1983 125 twin cylinder prototype


The 80's And On (fading away)

CZ typ 511-80

1980 CZ 125 work bike (typ 511-80)

For 1980 the works CZ 125's were raced only by a team made up of Soviet (Russian) riders. Non Czech components such as Marzocchi, Ohlins, Mikuni, and Motoplat were utilized in an effort to keep the machines competitive with the Japanese works bikes that dominated the 125 GP's.

1980 CZ 250 works bike (typ 978-80)

The prototype for the "new" 250 CZ was unveiled in 1980 but only Jiri Churavy rode the bike in the GP's. The other works 250 riders, Jaroslav Falta, Vladimir Kavinov, and Guenady Moiseev all rode the old reliable typ 980-80. In 1980 Falta won the second moto in Spain and the first moto in Czechoslovakia. Falta finished 7th in the world 250cc standings. Kavinov won his home GP in the Soviet Union, this would prove to be the last GP win by a CZ rider.

CZ typ 978-80

CZ typ 981-80

1980 CZ 412 works bike (typ 981-80)

1980 was the last year that works CZ's were campaigned in the open class. The bikes featured 412cc engines and 5-speed transmissions. There are probably a few vintage racers out there that would like to get their hands on one of these engines, to build the ultimate "cheater" bike.

1980 CZ Works Bike Specifications











Bore (mm)





Stroke (mm)










Compression Ratio





Power (hp) at rpm

31.5 at 10,600

37.6 at 7,400

37.6 at 7,400

43.6 at 6,400







Mikuni 36mm

Mikuni 38mm

Mikuni 38mm

Mikuni 38mm

Wheel Travel Front





Wheel Travel Rear





Weight (lbs.)





1981 CZ 125 works bike (typ 511-81)

For 1981 the works 125 CZ's were lighter , more powerful, and had more suspension travel. The bikes looked surprising similar to the RM 125 Suzukis of 1980. Soviets Yuri Khudiakov and Andrei Ledovskoi were the works 125 pilots in 1981.

CZ typ 511-81

CZ typ 978-81

1981 CZ 250 works bike (typ 978-81)

Jaroslav Falta,  Guenady Moiseev, Vladimir Kavinov, and Zdenek Velky all rode the new 250 in 1981. The new 250 engine featured primary kick starting on the left side, but the lever had to be kicked forward, like an ISDT Jawa. Suspension travel was up to 12.6" in the rear and still 10.6" in the front. Ohlins and Marzocchi suspension components were used. Horsepower was rated 39.6 at 7,600 rpm.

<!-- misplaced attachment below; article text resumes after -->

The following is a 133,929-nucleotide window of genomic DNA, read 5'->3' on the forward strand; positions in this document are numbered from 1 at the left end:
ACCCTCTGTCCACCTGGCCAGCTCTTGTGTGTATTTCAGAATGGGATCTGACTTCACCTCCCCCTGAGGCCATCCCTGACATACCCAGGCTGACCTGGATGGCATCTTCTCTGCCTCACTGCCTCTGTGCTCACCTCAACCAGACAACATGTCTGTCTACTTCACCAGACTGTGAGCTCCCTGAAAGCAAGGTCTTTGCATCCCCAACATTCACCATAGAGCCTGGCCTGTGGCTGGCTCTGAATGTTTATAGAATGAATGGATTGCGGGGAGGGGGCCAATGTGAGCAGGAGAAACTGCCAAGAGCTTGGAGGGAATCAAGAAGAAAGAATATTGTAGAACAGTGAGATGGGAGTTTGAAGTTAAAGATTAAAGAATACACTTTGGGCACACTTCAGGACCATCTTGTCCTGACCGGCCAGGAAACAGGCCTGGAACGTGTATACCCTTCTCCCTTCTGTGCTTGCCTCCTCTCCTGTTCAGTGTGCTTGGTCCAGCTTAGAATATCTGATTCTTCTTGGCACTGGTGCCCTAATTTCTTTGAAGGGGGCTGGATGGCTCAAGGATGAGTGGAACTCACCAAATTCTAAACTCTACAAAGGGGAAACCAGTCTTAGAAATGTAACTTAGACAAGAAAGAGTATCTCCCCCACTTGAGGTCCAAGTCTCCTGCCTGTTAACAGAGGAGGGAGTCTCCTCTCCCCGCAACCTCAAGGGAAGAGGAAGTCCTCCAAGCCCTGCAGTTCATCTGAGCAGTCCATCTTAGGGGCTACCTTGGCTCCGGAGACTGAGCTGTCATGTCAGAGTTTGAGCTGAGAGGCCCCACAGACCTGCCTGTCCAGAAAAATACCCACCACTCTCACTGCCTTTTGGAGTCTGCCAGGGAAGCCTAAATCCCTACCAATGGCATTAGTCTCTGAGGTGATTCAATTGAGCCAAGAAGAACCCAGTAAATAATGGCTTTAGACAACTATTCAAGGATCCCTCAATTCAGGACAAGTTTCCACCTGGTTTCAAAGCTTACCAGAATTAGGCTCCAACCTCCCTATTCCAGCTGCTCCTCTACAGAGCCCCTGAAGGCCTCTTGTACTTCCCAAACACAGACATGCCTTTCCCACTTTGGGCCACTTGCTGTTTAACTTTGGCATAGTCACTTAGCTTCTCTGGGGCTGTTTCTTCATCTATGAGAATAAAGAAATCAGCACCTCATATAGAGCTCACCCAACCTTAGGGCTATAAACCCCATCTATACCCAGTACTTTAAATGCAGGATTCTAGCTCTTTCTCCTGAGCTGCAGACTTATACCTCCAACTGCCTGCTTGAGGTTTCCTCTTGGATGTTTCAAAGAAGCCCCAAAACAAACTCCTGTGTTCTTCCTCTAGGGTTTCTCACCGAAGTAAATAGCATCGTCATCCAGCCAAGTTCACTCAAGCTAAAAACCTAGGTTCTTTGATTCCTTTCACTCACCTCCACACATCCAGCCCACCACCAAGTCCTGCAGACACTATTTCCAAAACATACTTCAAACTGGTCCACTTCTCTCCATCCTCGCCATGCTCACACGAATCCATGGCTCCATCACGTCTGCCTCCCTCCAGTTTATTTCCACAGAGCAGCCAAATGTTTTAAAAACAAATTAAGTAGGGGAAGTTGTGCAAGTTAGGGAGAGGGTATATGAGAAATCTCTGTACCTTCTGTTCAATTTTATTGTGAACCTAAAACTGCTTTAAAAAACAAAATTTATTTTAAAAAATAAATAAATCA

1982 CZ 125 works bike (typ 511-82)

All new for 1982 the works 125 CZ featured a rear suspension that looked similar to the Suzuki Full Floater system. The CZ system was different however, it used a rocker arm and linkage at the top shock mount. A maximum of 13.7" of wheel travel was available from this system. Marzocchi forks were still utilized. The bike still weighed 207 lbs., but the power was up, 34 hp at 11,000 rpm. A mechanically operated disc brake was used at the front for the first time by CZ.

CZ typ 511-82

CZ typ 978-82

1982 CZ 250 works bike (typ 978-82)

The single shock rear suspension was also new on the 250 works CZ. Virtually identical to the Honda Pro-Link design, the CZ version gave 12.6" of rear wheel travel.The weight of the bike was up to 226 lbs. and the engine was now developing 42 hp at 7,800 rpm. Jaroslav Falta was the works 250 rider for 1982.

1983 CZ 125 Moto-cross (typ 516)

The typ 516 CZ was vastly improved over the typ 511 it replaced, but little of the technology from the works 125 seemed to be incorporated. The typ 516 was no match for the Japanese production 125 motocrossers of the day. But since most of these bikes ended up in the captive market of Eastern Europe, it really did not matter. Where most of these bikes were sold, it was the only brand on the starting line.

CZ typ 516 (1983 125 moto-cross)

1983 125 twin cylinder prototype

1983 125 twin cylinder prototype

1983 CZ 125cc Twin Moto-cross Prototype

In the early 1980's a few companies thought the twin cylinder engine was the future of 125 moto-cross. Gilera campaigned a twin cylinder 125 in 1982, in the hands of Gaston Rahier. Honda also developed a twin 125 MX'er, but that bike was never raced outside of Japan. CZ also developed a twin cylinder 125 Moto-cross, in 1983. But before it could be raced in the GP's the FIM banned twin cylinder engines in the 125 class. When that happened the 125 twin went directly to the CZ Museum.

The CZ "Twin" had some unusual features. The bike featured twin carburetors feeding into a rotary valve induction system. The single rotary valve was gear driven and sat behind the cylinders, so the carbs were in the traditional location. This motorcycle also featured a countershaft sprocket that shared the same axes as the swingarm pivot. This being accomplished with an extra shaft a the back of the transmission.

The CZ Twin MX was recently on display at the National Technical Museum in Prague, Czech Republic. These great pictures come courtesy of Martin Kratky, and Jiri Starec.